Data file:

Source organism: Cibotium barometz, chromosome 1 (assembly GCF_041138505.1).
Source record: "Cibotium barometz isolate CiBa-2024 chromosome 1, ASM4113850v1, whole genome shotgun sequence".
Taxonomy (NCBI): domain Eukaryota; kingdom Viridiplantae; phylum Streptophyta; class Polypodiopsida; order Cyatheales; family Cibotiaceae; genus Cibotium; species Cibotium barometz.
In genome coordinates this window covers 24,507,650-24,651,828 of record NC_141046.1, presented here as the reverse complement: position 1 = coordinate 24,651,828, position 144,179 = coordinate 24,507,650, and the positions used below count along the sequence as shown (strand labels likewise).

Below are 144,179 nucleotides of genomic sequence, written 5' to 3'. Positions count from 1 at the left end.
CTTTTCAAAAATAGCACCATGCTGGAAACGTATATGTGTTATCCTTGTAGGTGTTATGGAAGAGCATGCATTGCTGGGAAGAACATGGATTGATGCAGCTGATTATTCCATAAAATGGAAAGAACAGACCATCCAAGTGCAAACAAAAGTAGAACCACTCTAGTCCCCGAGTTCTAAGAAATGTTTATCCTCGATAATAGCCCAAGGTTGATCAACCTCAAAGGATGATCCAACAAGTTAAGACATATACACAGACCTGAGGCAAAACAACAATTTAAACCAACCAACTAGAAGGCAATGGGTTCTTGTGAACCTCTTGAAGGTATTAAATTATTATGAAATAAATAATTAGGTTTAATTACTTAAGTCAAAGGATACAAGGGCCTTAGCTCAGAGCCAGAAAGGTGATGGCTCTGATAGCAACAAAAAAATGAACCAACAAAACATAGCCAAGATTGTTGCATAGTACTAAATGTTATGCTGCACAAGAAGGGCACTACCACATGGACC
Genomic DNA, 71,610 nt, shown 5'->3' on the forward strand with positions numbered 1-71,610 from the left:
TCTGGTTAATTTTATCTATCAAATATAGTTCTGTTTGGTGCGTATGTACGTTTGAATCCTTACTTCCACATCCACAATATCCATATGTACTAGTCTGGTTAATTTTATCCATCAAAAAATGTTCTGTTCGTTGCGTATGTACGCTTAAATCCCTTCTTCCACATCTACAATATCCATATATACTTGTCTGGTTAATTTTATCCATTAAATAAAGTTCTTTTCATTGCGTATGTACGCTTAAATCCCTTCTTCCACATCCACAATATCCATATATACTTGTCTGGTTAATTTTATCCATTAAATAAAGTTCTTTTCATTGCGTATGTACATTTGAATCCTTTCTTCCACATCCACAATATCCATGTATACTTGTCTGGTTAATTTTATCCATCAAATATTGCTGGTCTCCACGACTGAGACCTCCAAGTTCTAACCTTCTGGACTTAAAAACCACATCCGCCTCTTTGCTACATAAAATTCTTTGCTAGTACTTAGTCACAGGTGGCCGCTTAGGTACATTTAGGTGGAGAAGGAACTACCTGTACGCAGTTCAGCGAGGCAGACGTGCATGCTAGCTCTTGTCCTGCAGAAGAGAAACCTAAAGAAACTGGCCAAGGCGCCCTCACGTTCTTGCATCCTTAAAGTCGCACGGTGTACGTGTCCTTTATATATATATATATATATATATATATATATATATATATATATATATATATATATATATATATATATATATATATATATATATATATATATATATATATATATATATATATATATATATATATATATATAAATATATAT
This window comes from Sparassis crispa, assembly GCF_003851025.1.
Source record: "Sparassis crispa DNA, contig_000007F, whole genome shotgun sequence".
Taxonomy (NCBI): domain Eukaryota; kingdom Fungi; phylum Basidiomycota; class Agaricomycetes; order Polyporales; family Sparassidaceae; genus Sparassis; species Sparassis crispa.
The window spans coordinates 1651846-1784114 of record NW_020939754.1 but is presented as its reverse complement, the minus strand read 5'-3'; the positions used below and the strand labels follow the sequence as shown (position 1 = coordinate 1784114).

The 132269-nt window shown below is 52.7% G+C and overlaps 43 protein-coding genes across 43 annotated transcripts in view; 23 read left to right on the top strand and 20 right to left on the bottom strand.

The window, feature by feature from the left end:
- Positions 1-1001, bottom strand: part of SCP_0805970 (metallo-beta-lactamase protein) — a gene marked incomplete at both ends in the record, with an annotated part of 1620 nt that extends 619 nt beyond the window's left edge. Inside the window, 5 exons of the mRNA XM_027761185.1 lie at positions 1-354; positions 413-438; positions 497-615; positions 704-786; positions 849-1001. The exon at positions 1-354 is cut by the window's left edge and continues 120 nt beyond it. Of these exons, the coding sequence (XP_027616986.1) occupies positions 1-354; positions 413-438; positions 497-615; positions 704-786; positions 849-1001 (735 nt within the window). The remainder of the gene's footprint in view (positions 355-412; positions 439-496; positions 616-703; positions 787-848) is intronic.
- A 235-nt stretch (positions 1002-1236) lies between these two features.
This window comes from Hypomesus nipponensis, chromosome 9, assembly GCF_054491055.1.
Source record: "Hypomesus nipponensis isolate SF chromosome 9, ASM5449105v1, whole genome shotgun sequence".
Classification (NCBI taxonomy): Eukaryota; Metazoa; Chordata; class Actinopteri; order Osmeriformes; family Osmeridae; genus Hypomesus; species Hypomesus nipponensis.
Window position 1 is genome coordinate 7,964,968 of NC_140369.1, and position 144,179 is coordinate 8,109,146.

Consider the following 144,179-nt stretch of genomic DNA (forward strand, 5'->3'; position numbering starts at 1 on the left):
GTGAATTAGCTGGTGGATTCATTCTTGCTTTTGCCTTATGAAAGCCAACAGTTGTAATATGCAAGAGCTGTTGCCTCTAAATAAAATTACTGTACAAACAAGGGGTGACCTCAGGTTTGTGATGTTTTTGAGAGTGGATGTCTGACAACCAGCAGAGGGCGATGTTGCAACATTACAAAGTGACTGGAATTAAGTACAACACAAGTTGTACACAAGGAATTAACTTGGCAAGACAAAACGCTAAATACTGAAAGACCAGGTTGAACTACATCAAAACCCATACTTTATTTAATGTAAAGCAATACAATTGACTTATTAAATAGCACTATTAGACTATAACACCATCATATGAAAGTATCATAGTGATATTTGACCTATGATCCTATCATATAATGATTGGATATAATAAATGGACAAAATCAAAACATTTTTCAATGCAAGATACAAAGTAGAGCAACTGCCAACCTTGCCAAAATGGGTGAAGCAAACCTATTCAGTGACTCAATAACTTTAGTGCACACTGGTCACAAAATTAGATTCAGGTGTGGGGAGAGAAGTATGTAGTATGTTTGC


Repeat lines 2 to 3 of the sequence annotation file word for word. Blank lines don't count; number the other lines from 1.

Source record: "Cibotium barometz isolate CiBa-2024 chromosome 1, ASM4113850v1, whole genome shotgun sequence".
Taxonomy (NCBI): domain Eukaryota; kingdom Viridiplantae; phylum Streptophyta; class Polypodiopsida; order Cyatheales; family Cibotiaceae; genus Cibotium; species Cibotium barometz.